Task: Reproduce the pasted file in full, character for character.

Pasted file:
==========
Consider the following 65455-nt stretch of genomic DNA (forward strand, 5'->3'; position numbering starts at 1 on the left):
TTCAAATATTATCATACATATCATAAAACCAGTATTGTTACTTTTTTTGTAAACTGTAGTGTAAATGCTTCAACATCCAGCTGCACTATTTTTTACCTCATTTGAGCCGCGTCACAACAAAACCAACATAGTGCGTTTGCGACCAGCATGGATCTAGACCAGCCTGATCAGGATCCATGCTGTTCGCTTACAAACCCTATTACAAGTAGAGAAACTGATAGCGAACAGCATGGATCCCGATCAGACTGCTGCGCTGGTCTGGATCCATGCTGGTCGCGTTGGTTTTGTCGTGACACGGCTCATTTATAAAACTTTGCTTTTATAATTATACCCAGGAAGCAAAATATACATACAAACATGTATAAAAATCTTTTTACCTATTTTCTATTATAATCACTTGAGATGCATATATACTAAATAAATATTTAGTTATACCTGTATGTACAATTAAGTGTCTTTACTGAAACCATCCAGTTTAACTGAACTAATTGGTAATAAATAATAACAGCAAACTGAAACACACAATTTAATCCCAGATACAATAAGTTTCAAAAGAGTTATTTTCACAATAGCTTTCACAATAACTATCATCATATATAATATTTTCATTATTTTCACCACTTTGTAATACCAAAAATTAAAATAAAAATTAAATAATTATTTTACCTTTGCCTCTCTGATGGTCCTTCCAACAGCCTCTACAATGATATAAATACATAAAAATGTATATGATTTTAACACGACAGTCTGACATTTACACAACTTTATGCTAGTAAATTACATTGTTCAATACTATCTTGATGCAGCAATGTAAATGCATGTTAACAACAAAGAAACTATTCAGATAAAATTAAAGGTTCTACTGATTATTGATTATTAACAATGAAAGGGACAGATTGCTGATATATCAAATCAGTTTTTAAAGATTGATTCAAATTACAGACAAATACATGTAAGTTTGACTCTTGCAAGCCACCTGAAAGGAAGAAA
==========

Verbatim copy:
Consider the following 65455-nt stretch of genomic DNA (forward strand, 5'->3'; position numbering starts at 1 on the left):
TTCAAATATTATCATACATATCATAAAACCAGTATTGTTACTTTTTTTGTAAACTGTAGTGTAAATGCTTCAACATCCAGCTGCACTATTTTTTACCTCATTTGAGCCGCGTCACAACAAAACCAACATAGTGCGTTTGCGACCAGCATGGATCTAGACCAGCCTGATCAGGATCCATGCTGTTCGCTTACAAACCCTATTACAAGTAGAGAAACTGATAGCGAACAGCATGGATCCCGATCAGACTGCTGCGCTGGTCTGGATCCATGCTGGTCGCGTTGGTTTTGTCGTGACACGGCTCATTTATAAAACTTTGCTTTTATAATTATACCCAGGAAGCAAAATATACATACAAACATGTATAAAAATCTTTTTACCTATTTTCTATTATAATCACTTGAGATGCATATATACTAAATAAATATTTAGTTATACCTGTATGTACAATTAAGTGTCTTTACTGAAACCATCCAGTTTAACTGAACTAATTGGTAATAAATAATAACAGCAAACTGAAACACACAATTTAATCCCAGATACAATAAGTTTCAAAAGAGTTATTTTCACAATAGCTTTCACAATAACTATCATCATATATAATATTTTCATTATTTTCACCACTTTGTAATACCAAAAATTAAAATAAAAATTAAATAATTATTTTACCTTTGCCTCTCTGATGGTCCTTCCAACAGCCTCTACAATGATATAAATACATAAAAATGTATATGATTTTAACACGACAGTCTGACATTTACACAACTTTATGCTAGTAAATTACATTGTTCAATACTATCTTGATGCAGCAATGTAAATGCATGTTAACAACAAAGAAACTATTCAGATAAAATTAAAGGTTCTACTGATTATTGATTATTAACAATGAAAGGGACAGATTGCTGATATATCAAATCAGTTTTTAAAGATTGATTCAAATTACAGACAAATACATGTAAGTTTGACTCTTGCAAGCCACCTGAAAGGAAGAAA